Hopefully by doing this you will have kept yourself a little bit removed from the emotion of everyone and everything around you, leaving you free to do the best you can on the reading. During the reading try to look up at the congregation, but avoid eye contact with the immediate family or really emotional friends unless you are really feeling in control.

    Once it is done, sit down, take a deep breath and then fall apart if you want to - the command appointment is finished!
    • Like Like x 6
  7. Did it at my Dads, had my wife ready with exactly the same words printed up for her in case I didn't make it... Did ok, just don't make eye contact with anyone [especially the front rows] until you're done, and didn't need the wife but she was there just in case.....
  8. TheIronDuke

    TheIronDuke LE Book Reviewer

    Says it all really. Forget yourself. Forget your mate. And crack on.
  9. Did it for my Grandad.

    Being the only currently serving member of even my extended family, I signed out a set of No1's, polished my medals, and tipped up in immacculate condition as I know he'd have loved it.

    Half way through the reading I knew I was losing it, so I either stared at the script or at the far wall above eye contact with people. Everyone said afterwards the efforts I had gone to and the fact I barely made it through anyway just showed how much it meant to me.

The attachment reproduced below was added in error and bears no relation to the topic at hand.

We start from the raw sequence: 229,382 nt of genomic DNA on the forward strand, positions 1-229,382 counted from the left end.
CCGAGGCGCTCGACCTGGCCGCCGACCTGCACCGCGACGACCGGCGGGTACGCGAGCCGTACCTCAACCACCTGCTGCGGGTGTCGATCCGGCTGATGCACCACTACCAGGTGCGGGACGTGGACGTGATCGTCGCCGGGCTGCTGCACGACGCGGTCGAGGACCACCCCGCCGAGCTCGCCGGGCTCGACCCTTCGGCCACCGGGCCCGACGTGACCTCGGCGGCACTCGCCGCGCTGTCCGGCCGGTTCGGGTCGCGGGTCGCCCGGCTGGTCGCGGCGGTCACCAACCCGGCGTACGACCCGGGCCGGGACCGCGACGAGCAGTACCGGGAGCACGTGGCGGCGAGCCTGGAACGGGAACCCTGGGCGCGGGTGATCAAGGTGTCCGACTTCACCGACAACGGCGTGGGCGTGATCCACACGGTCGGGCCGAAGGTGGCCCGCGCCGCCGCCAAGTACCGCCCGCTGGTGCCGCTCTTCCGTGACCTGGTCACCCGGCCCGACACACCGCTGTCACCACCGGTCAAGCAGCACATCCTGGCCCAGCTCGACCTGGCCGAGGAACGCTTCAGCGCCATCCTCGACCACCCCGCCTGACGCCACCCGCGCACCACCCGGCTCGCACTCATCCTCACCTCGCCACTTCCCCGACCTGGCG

• Like Like x 2
  10. Schaden

    Schaden LE Book Reviewer

    Practice and then practice some more - ask if you can have a run through a couple of times in the church prior to the service.
    • Like Like x 1
  11. Brotherton Lad

    Brotherton Lad LE Reviewer

    Only done it the once but found it very cathartic.

    I rehearsed it often, on runs and in the sauna and managed to crack it without a crib-sheet. I did look around and at individuals and at the coffin.

    I got dressed up in No1 Dress (top tip - if you're helping carry the coffin to the grave have some padding, otherwise you'll have a hole punched into your shoulder).
  12. . Don't worry if you cry, It just shows you are human and that you care, everyone else will be in a similar position.
    • Like Like x 1
  13. I didn't set foot in the church for maybe 15 years before my brother's funeral, although I had grown up around the building. Practice in private until you are happy with what you're going to say. I found eye contact was better for me, but not for too long on each individual. You are there to comfort others, and the Duke's say, you are there to do a job - crack on and do the best that you can.

    As Brotherton Lad says - I found it very cathartic, and perhaps that was the word I was looking for.
  14. Alsacien

    Alsacien LE Moderator

    Thanks guys, everything taken on board.
    I'll head up there tomorrow and give it my best Ian Paisley from the lectern or whatever they have, and do some wall target acquisition.....
  15. The_Duke

    The_Duke LE Moderator

    Also, as cheesy as it sounds, think about the piece you are reading. I had to read the same one at a family funeral recently, and it is actually quite a positive piece.